Is Strep Throat Contagious?

Nick Rosen, MD
Medically reviewed by Nick Rosen, MDApril 15th, 2021
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The list of common illnesses that you can contract is a long one; it can be hard to keep track of which ones are contagious and which aren’t. Strep throat is one of the contagious ones. If you were recently in contact with someone diagnosed with strep and you now have a sore throat, there’s a good chance you’ve contracted it from him or her. But just how contagious is strep throat really and how it can get passed from person to person? While you wait to see a doctor for a professional diagnosis, here is the rundown on all things strep throat:

What is Strep Throat?

Strep throat is an infection of the throat and tonsils due to a bacterium known as Streptococcus pyogenes, also called group A streptococcus. As the name suggests, strep primarily affects the throat, but a sore throat is only one of the symptoms of this disease. Other symptoms can include:

  • Pain when swallowing
  • Red and swollen tonsils, sometimes with white patches or streaks of pus
  • Fever
  • Tiny, red spots (petechiae) on the roof of your mouth
  • Swollen lymph nodes in the front of the neck
  • Body aches
  • Nausea or vomiting, especially in younger children

How Strep Throat Is Spread

Because strep throat is a bacterial infection, it is contagious. This means that coming into contact with someone currently suffering from strep throat can put you at risk of contracting the disease as well. You may get sick if the person with strep throat coughs or sneezes and you breathe in those droplets, if you drink from the same glass or eat from the same plate, or if you touch something with droplets on it (like a doorknob) and then touch your mouth or nose.

Those at a Higher Risk

While strep throat can affect people of all ages, there are certain factors that can increase the risk of getting this infection. For example, strep throat is more common in children than adults. This is partly because children spend time at school or day-care centers where they’re in close contact with other kids, and also because they’re more likely to share items and then touch their mouths and noses. Furthermore, adults who are parents of school-aged children or who are often in contact with kids (like teachers) are also more likely to contract strep throat.

Diagnosis & Treatment

Since strep throat is quite common, it’s usually easy for doctors to diagnose the disease. Different types of tests are conducted to detect strep bacteria—unfortunately, this involves the uncomfortable experience of getting your throat swabbed. This sample can then be used in a rapid antigen test, which detects strep bacteria in minutes, or a throat culture, where the sample is cultured in a laboratory for as long as two days. Once either of these tests detects the presence of strep bacteria, your doctor can prescribe an antibiotic to treat your strep throat. Because strep throat is caused by a bacterial infection, antibiotics need to be taken in order to improve your condition and prevent rare but serious problems from occurring. Antibiotics should reduce the duration and severity of your symptoms and minimize your risk of infecting others.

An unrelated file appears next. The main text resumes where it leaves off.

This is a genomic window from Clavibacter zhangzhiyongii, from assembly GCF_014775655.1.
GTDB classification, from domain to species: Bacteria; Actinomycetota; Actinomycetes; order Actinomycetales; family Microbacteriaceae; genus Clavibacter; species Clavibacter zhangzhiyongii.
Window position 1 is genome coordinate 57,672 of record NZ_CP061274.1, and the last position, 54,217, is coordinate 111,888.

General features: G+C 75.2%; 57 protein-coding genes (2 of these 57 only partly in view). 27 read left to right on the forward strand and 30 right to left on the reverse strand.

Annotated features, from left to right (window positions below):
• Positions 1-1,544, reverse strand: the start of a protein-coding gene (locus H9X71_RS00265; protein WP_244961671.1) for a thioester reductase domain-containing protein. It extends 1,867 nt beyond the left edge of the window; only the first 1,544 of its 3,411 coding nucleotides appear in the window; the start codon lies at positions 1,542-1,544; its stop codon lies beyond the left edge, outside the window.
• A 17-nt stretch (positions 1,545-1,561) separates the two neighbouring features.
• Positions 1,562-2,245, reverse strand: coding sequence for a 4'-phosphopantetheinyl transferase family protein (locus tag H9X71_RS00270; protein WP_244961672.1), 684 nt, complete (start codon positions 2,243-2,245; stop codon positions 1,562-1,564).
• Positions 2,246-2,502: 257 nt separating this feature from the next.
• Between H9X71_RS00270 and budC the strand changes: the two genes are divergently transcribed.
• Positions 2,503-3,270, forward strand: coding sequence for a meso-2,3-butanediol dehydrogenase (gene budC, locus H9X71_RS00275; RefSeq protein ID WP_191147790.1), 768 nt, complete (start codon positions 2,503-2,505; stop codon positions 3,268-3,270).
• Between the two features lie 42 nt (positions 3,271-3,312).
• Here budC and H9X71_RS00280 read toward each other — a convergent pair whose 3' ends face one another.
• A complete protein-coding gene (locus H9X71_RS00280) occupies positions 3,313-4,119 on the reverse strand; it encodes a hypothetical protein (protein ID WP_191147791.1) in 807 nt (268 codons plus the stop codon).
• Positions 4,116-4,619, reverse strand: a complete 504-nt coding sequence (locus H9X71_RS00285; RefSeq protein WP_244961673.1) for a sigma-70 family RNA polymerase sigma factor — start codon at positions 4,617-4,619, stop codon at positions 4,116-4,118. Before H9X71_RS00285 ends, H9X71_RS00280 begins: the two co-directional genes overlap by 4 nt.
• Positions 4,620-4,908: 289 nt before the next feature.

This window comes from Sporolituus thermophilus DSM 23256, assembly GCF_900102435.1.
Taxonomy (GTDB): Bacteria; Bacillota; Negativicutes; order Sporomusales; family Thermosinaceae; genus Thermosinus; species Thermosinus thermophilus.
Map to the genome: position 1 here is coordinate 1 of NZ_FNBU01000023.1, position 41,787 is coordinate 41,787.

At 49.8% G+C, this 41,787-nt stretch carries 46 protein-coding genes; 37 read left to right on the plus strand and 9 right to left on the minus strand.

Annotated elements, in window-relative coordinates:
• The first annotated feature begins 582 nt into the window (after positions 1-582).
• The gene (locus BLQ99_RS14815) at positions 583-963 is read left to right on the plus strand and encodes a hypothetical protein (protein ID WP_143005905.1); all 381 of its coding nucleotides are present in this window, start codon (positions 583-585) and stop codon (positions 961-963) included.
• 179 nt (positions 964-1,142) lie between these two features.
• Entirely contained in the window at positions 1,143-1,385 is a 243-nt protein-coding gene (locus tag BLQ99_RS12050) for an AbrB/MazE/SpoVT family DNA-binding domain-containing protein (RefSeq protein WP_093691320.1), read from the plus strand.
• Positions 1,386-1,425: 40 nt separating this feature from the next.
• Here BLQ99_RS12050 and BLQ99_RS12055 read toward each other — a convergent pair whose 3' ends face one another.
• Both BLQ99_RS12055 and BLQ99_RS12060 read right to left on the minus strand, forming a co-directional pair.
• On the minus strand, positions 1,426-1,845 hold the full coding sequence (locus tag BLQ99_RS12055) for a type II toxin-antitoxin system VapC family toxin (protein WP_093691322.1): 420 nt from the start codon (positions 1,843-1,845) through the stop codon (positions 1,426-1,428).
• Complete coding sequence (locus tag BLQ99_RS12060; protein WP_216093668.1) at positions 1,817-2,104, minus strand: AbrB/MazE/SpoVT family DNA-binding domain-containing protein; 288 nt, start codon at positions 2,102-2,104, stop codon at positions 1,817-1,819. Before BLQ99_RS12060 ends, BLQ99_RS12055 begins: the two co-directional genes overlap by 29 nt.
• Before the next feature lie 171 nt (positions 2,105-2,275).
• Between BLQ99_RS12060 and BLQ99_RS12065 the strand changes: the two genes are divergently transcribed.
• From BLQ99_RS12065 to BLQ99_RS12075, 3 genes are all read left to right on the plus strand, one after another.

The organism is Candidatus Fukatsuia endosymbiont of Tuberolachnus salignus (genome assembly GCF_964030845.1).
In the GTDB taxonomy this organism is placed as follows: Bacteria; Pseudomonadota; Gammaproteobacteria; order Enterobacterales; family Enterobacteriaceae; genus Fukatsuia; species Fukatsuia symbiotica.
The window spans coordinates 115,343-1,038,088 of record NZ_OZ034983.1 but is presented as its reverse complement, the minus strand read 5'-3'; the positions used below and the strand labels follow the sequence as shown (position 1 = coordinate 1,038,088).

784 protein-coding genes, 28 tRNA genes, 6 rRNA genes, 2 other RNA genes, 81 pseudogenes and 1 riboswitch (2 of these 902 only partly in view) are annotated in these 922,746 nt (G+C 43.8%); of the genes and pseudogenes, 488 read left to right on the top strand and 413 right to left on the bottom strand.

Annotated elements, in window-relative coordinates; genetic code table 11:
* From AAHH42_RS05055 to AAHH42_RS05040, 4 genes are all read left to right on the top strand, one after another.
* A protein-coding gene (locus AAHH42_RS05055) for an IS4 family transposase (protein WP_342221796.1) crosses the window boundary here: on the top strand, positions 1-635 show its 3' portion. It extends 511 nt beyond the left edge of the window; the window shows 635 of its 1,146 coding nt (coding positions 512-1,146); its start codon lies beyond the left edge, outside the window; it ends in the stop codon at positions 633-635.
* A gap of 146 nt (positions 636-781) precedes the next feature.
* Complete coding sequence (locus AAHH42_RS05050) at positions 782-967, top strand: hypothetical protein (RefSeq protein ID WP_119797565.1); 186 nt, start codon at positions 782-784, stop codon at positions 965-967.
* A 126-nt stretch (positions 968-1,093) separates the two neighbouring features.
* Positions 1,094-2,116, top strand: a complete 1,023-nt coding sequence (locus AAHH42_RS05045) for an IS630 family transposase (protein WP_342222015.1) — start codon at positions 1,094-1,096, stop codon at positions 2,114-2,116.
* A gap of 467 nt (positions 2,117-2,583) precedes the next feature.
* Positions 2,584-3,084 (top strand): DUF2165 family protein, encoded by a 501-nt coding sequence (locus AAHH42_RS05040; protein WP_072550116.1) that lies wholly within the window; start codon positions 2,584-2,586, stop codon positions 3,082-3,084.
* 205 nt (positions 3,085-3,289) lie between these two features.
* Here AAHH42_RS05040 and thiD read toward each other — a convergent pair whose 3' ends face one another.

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How To Prevent the Spread

Like with many other illnesses, strep throat can be avoided by taking the right precautions. You can protect yourself by avoiding contact with anyone who has been diagnosed with strep throat or presents symptoms of it. Even in everyday life, it’s good to practice safe hygiene by:

  • Washing your hands often for at least 20 seconds
  • Using hand sanitizer when soap and water are not available
  • Coughing or sneezing into a tissue or your elbow
  • Not sharing any food or drinks

If you are diagnosed with strep throat, you can protect others by staying home from work, school, or other public functions until you no longer have a fever and have been on antibiotics for at least 12 hours. It’s also incredibly important to take all of your antibiotics exactly as your doctor advises—don’t stop taking prescriptions early, even if you feel better.


You can also help prevent spreading strep throat by staying home and receiving treatment from DispatchHealth. We’re specialized healthcare professionals that provide in-home treatment for strep throat and other illnesses, so we can help you limit the spread while you remain comfortable inside your house.

Contact our team today to discuss your symptoms and have DispatchHealth medical specialists arrive at your home in only a few hours.


DispatchHealth relies only on authoritative sources, including medical associations, research institutions, and peer-reviewed medical studies.

Sources referenced in this article:

The DispatchHealth blog provides tips, tricks and advice for improving lives through convenient, comfortable healthcare.

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